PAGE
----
Duty And Danger; Warriors And Beasts

Duty And Danger; Warriors And Beasts
May 6th, 2007  
Team Infidel

Topic: Duty And Danger; Warriors And Beasts

Duty And Danger; Warriors And Beasts
New York Times
May 6, 2007
By Peter Applebome
WEST POINT, N.Y.--Of Uther Pendragon, we can say this.
He was born down by the cemetery at West Point. He was named for the fierce warrior father of King Arthur. His mate, Igraine, was named for Arthur’s mother. He always seemed to gravitate to the spires of West Point’s Catholic Chapel, where he’d let forth a high-decibel barrage of defiant screeches — kreeee, kreeee, kreeeee — as if to make sure that no one could forget he was around.
He and Igraine produced five broods, about 15 offspring in all. He was 8, about midway through the lifespan that could be expected of a red-tailed hawk in the wild, when he was hit by a car or truck — the driver didn’t stop — a few weeks back while feasting in front of Eisenhower Hall on the remains of a squirrel that itself had been run over.
He fluttered around in agony, with a broken pelvis and nerve damage, Igraine screaming above, until he was netted and taken to a veterinary hospital nearby. But there was nothing to be done. He was put to sleep a day later.
Some of the cadets, busy trying to hold up under the crushing workload, barely knew of his existence. But to others, to the staff and particularly to James A. Beemer, West Point’s natural resources manager, he had already become a part of academy lore — part of the vivid blend of the eternal and the transitory that is life at West Point, like the cannons at Trophy Point or the reminders of the glory days of Army football at Michie Stadium.
Maybe Uther Pendragon would have taken on the same almost mythic qualities had he decided to roost anyplace else where humans congregate — if he had become, say, Uther of I.B.M. or Uther of Quinnipiac University. But, well, probably not.
After all, not many institutions could provide as diverse and dramatic a habitat as West Point, with its 16,000 acres and three miles of frontage on some of the most scenic terrain on the Hudson. So, yes, you train for war here, but birders can also pick up a checklist for spotting 250 varieties of birds, not to mention 49 kinds of mammals, 37 of fish, 22 of reptiles. In a way, Uther came to symbolize them all.
If plebes imbibe the traditions of West Point and the academy’s emphasis on character from the time they set foot on campus, maybe Uther developed his own personality, too, said Mr. Beemer, who is bearded and wears a Cadet Hunting Club cap.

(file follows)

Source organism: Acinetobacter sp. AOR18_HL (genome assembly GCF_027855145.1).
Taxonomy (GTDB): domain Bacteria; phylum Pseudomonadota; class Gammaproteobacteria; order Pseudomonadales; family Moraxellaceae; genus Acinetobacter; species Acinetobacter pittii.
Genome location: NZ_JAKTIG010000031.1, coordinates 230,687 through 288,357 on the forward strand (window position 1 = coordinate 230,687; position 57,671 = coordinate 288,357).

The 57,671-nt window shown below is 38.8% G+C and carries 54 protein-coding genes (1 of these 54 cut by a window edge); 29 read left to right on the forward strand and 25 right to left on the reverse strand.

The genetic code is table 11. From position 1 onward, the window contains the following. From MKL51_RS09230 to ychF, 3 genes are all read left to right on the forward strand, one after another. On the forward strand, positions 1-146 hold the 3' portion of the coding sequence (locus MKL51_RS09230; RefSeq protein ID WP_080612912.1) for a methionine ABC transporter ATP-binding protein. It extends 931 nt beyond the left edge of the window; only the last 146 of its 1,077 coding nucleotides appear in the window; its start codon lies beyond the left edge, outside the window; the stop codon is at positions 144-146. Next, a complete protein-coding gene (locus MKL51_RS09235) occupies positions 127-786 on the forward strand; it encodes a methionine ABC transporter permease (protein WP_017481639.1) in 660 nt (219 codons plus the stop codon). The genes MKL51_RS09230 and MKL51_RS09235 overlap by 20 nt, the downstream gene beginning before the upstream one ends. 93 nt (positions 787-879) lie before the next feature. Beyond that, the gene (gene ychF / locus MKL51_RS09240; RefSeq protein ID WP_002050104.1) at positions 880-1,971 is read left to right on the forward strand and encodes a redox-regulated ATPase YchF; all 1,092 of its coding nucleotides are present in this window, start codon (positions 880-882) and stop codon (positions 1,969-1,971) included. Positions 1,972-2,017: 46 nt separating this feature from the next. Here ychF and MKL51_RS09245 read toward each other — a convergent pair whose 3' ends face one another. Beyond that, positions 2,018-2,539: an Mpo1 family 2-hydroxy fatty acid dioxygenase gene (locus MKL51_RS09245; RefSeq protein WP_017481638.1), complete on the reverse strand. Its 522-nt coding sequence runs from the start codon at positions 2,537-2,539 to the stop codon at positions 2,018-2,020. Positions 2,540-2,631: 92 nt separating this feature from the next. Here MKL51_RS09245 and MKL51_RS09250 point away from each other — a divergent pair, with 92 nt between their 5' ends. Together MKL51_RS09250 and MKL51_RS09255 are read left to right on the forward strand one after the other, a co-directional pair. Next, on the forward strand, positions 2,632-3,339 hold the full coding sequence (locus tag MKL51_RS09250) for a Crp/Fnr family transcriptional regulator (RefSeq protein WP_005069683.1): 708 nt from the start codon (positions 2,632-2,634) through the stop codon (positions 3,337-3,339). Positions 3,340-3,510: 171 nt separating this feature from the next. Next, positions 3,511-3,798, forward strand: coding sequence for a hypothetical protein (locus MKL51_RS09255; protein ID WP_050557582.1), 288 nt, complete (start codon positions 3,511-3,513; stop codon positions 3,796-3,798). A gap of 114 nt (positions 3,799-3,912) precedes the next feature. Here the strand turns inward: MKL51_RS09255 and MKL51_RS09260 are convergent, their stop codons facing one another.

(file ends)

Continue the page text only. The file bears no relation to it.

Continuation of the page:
Crows and small birds, he said, usually do not like having hawks around. They fly at them in harassing swarms, but for whatever reason, they left Uther alone.
There was the hawk’s oddly social behavior. “Hawks prefer their privacy like people do,” Mr. Beemer said. “They’re not exhibitionists.” But Uther would be noisy or quiet depending on who was around, as if he knew whom to hide from or play with or greet.
Mr. Beemer remembers the perfect late-summer day two years ago when he was in his office and was startled to hear the chatter of hawks just outside. He went out to see Uther and Igraine — they were named by Mr. Beemer’s fiancée, Kaylee Seagraves — and their three new chicks sitting in the trees nearby, as if the proud parents had dropped by to show off the kids.
And then, of course, there was the other thing that West Point shares with almost no place else: the intimate bond between duty and danger, even death, in much the same way that there’s no way to know when predator becomes prey.
By any standard, it has been a dreadful few years for West Point — though not so dreadful as to alter the appeal of the academy. About one in 10 applicants is accepted, roughly the pre-9/11 level. Some of the bad news was random and inexplicable, like the death of Maggie Dixon, the 28-year-old coach who led the Army women’s basketball team to its first N.C.A.A. tournament berth a year ago and then died of heart failure a month later.
Most of what has happened is as explicable as any time war takes young lives, as it has 53 times for West Point grads since 9/11. West Point graduates represent a far higher percentage of American military deaths in Iraq and Afghanistan than in any other war in recent history.
A terrible tale is behind every one of those deaths, though some go from terrible to unbearable, like that of Emily J. T. Perez, a 2005 graduate who became the first minority female command sergeant in the academy’s history and last September became its first female graduate to die in Iraq. She was 23.
Even those like Mr. Beemer, whose work does not regularly put him in close contact with many cadets, find it almost impossible to evade the chill. So he fondly remembers Michael R. Adams, who revived the West Point Cadet Fly Fishing Club before graduating in 2002. He was killed in Iraq in 2004.
“Well Done. Be thou at peace,” it reads at the bottom of the Final Roll Call, a listing of the dead on the Web site of the academy’s Association of Graduates. The right words for Maggie Dixon, for Emily J. T. Perez, for Michael R. Adams, maybe even for Uther Pendragon, links in a very long chain that’s growing far too fast.